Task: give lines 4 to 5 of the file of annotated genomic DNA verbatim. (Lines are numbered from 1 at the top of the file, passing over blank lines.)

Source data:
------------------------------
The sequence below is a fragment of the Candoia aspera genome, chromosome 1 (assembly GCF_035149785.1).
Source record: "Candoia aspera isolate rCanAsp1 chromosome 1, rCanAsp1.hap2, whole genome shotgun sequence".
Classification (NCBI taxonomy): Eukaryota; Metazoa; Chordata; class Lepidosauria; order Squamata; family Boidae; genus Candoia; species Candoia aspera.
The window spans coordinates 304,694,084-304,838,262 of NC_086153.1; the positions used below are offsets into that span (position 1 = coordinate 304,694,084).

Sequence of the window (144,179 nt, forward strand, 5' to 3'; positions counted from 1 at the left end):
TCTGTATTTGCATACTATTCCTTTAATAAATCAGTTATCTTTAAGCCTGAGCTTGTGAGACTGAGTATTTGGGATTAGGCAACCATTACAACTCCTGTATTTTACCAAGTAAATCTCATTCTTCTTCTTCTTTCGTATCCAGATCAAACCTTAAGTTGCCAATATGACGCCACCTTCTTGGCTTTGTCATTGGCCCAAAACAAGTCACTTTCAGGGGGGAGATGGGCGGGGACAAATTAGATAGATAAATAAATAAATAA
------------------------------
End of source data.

The window spans coordinates 304,694,084-304,838,262 of NC_086153.1; the positions used below are offsets into that span (position 1 = coordinate 304,694,084).

Sequence of the window (144,179 nt, forward strand, 5' to 3'; positions counted from 1 at the left end):